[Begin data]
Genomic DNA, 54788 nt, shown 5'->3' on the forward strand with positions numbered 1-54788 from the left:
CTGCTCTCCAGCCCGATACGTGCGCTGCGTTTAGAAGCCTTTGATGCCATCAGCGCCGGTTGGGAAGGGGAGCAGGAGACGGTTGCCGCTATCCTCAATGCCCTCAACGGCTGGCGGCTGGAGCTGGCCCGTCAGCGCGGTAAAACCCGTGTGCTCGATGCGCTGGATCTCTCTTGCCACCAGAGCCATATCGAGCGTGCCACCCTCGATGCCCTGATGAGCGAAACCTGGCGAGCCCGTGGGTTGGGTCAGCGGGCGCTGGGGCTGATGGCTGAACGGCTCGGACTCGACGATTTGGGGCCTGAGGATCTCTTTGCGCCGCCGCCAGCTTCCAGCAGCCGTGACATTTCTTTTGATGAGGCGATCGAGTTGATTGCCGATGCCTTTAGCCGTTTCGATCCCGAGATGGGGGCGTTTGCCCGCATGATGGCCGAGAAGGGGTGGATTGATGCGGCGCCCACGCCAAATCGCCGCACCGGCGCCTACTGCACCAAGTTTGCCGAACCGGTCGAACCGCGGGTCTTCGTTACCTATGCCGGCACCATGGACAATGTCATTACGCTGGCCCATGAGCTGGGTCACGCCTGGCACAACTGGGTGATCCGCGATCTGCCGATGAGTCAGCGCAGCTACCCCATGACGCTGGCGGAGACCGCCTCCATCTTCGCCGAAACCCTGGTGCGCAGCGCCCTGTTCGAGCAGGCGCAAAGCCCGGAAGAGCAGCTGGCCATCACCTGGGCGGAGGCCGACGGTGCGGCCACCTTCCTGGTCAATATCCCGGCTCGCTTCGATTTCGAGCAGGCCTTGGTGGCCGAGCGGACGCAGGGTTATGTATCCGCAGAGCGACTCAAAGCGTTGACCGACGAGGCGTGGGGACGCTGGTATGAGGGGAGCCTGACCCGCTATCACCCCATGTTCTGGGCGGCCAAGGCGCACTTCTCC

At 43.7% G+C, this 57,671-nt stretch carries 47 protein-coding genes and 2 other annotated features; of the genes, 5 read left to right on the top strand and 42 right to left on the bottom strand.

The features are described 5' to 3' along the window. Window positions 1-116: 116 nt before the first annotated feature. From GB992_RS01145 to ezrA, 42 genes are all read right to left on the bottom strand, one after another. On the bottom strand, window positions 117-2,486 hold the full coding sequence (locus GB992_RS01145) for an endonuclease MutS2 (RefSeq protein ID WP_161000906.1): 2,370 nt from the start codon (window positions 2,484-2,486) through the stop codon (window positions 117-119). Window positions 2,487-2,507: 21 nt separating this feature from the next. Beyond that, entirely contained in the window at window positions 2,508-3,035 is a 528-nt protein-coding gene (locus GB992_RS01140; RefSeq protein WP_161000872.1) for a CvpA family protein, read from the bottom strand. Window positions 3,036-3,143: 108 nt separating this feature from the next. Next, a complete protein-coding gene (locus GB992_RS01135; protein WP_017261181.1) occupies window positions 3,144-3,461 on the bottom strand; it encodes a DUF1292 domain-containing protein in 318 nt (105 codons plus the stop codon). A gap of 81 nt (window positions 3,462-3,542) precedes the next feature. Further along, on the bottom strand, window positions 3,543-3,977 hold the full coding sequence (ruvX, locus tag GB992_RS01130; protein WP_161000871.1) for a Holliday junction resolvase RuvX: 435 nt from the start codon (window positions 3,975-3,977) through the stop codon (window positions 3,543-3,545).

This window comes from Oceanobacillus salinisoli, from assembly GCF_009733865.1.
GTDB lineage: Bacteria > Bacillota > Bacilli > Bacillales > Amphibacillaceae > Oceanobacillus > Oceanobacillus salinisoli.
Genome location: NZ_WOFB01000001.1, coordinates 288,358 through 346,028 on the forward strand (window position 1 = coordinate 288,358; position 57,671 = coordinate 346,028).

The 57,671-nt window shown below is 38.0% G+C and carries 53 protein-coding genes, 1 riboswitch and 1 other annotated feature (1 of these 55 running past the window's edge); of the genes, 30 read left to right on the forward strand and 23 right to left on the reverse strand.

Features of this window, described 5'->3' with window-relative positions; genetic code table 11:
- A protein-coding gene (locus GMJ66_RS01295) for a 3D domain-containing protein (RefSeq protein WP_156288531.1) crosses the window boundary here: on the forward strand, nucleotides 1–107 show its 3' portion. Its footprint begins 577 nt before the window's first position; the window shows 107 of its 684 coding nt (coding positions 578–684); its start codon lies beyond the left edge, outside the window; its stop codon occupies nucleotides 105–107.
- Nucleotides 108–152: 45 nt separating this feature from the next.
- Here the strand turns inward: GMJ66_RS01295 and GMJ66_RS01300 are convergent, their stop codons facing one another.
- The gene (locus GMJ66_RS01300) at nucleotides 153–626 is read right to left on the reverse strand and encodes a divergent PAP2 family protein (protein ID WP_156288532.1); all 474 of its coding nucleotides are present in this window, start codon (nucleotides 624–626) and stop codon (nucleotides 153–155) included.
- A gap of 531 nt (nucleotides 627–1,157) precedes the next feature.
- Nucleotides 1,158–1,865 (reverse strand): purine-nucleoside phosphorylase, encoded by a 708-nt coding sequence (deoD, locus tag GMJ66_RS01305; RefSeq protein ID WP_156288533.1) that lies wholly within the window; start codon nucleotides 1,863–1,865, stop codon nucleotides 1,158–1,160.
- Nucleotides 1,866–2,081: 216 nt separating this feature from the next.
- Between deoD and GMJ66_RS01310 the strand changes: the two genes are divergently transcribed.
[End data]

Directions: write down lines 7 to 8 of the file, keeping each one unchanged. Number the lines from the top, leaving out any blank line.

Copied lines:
Genome location: NZ_WOFB01000001.1, coordinates 288,358 through 346,028 on the forward strand (window position 1 = coordinate 288,358; position 57,671 = coordinate 346,028).

The 57,671-nt window shown below is 38.0% G+C and carries 53 protein-coding genes, 1 riboswitch and 1 other annotated feature (1 of these 55 running past the window's edge); of the genes, 30 read left to right on the forward strand and 23 right to left on the reverse strand.